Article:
The Ghana AIDS Commission (GAC) has stated that testing to know one’s HIV status, adherence to Anti-Retroviral Therapy (ART) and awareness creation, are critical to reducing the disease prevalence across the country.
Mr Ebenezer Abrokwa, the Eastern Regional Technical Coordinator of the Commission, said HIV and AIDS remained a health threat, and people must keep to the preventive protocols.
Speaking in an interview with the Ghana News Agency (GNA), on the HIV situation in the Eastern Region, he said there had been an increasing trend in the disease prevalence in the area over the last four years.
It was estimated that presently, 46,339 people were living with HIV in the Eastern Region and this comprised 12,806 males, 30,180 females and 3,353 children.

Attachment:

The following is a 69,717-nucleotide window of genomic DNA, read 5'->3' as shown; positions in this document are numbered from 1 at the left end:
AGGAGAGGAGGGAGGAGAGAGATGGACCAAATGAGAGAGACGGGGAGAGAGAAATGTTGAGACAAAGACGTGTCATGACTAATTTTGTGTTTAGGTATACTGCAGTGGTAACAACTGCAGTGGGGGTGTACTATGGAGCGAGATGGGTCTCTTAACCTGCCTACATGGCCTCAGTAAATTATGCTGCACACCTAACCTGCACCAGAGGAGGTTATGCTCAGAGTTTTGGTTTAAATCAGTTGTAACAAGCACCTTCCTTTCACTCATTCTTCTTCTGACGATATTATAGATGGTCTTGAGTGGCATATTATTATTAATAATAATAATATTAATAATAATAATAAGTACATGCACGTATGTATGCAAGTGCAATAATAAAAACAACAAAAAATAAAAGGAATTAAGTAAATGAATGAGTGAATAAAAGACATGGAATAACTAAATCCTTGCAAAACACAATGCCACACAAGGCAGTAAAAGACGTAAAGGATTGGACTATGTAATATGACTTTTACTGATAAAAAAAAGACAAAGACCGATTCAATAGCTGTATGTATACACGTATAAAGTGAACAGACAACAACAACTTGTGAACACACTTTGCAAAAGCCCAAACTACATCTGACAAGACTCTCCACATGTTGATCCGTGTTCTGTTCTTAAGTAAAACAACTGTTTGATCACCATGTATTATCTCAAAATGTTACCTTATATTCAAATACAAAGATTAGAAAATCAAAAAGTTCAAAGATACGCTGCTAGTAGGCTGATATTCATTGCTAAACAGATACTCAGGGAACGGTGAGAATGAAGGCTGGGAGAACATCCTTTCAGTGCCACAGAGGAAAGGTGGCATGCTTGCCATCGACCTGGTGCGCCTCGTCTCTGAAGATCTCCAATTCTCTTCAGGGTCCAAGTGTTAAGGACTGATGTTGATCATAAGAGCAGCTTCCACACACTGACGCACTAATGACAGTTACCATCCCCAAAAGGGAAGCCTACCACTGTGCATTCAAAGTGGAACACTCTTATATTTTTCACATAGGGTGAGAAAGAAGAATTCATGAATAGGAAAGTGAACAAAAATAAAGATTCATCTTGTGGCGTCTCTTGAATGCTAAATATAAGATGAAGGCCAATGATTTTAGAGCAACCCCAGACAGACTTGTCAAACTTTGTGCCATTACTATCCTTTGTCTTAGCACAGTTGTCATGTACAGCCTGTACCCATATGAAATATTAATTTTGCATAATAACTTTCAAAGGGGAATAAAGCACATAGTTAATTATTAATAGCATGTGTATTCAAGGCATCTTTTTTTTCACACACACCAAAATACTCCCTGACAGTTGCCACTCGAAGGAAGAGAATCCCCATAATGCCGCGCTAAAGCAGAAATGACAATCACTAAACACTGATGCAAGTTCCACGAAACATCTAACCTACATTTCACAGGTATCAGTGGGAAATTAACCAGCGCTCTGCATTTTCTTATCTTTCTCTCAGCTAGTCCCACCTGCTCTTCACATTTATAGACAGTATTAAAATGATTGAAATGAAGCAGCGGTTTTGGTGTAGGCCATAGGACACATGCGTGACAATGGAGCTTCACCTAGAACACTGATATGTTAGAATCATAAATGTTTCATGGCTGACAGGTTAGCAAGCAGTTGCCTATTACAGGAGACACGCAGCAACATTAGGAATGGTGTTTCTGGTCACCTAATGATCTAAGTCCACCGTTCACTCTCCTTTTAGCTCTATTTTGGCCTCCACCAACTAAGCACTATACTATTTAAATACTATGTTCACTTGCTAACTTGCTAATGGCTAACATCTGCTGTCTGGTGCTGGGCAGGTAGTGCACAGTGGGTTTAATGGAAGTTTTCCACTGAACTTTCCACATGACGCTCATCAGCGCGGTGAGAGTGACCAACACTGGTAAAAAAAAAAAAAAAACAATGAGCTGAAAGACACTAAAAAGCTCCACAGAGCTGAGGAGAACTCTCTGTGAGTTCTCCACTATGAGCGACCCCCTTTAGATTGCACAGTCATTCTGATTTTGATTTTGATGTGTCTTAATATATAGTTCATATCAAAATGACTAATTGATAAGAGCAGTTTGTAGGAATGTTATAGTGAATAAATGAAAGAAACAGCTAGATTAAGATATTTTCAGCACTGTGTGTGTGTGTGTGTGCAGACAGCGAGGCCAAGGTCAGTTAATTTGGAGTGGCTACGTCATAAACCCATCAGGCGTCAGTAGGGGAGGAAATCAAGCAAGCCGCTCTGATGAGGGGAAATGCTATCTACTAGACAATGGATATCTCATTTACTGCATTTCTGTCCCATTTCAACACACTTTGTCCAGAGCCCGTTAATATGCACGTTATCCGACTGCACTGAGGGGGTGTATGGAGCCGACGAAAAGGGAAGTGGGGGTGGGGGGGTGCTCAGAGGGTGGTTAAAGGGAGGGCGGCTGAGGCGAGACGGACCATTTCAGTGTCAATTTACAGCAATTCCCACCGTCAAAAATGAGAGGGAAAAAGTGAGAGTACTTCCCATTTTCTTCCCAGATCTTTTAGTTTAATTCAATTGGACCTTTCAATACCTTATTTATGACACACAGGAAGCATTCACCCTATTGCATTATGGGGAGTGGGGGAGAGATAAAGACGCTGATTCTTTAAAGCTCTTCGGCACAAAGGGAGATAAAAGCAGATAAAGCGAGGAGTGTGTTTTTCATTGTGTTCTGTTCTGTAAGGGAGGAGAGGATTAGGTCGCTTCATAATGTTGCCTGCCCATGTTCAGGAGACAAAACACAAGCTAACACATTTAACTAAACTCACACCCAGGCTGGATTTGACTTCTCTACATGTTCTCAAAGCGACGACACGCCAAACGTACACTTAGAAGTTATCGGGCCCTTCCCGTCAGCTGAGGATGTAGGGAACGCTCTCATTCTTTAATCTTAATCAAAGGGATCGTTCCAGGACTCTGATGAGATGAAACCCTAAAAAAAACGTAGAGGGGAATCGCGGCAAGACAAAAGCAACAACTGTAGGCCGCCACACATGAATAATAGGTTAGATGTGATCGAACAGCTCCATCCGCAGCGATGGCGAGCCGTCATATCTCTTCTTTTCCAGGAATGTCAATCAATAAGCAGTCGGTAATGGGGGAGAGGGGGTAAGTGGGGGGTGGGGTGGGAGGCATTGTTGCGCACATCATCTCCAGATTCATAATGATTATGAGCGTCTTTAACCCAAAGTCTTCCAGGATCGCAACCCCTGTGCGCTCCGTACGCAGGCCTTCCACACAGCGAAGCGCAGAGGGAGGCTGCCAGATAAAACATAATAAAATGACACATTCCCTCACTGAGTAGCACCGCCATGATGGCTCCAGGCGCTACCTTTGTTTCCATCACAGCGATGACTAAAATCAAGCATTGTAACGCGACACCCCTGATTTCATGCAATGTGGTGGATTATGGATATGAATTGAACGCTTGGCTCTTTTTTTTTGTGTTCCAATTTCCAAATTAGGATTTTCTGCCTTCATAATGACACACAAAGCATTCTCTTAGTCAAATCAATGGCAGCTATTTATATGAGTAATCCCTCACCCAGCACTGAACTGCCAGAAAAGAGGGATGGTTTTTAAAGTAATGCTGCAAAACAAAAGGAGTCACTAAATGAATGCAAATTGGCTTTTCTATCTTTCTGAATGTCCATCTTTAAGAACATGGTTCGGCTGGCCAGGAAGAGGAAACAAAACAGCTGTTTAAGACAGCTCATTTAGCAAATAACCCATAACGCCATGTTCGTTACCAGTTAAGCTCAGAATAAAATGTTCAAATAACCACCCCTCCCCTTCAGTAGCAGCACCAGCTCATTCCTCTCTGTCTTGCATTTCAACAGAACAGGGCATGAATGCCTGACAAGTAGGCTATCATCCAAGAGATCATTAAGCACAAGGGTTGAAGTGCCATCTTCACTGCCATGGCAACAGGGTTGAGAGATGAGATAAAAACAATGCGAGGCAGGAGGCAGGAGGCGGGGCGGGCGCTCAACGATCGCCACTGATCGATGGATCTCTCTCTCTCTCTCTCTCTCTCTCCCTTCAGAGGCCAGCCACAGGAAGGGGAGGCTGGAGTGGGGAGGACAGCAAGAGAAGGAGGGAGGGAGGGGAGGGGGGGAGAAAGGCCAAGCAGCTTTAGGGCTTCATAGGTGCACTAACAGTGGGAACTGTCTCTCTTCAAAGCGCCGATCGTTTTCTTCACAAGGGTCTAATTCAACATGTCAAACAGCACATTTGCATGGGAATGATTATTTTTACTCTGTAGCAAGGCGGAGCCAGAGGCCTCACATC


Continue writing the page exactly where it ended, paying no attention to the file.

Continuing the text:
Out of the figure, over 30,000 were on the ARTs at various health facilities and designated centres across the region, while the remaining could not be traced or defaulted along the way.
The Technical Coordinator disclosed that this year about 362 new infe
ctions in children from zero to 14 years had been recorded, raising concerns about mothers’ patronage of antenatal care services, where there were mother-to-child transmission prevention protocols, to ensure babies born to infected mothers were negative.
He said as part of the World AIDS Day activities, the Region in collaboration with other stakeholders would embark on vigorous testing and education drive ‘so people get to know their status and put on the ART for viral suppression which reduces infection.’
Mr Abrokwa advised the public that the absence of massive HIV and AIDS awareness activities did not mean that the disease was gone, as it remained a threat to public health.
Source: Ghana News Agency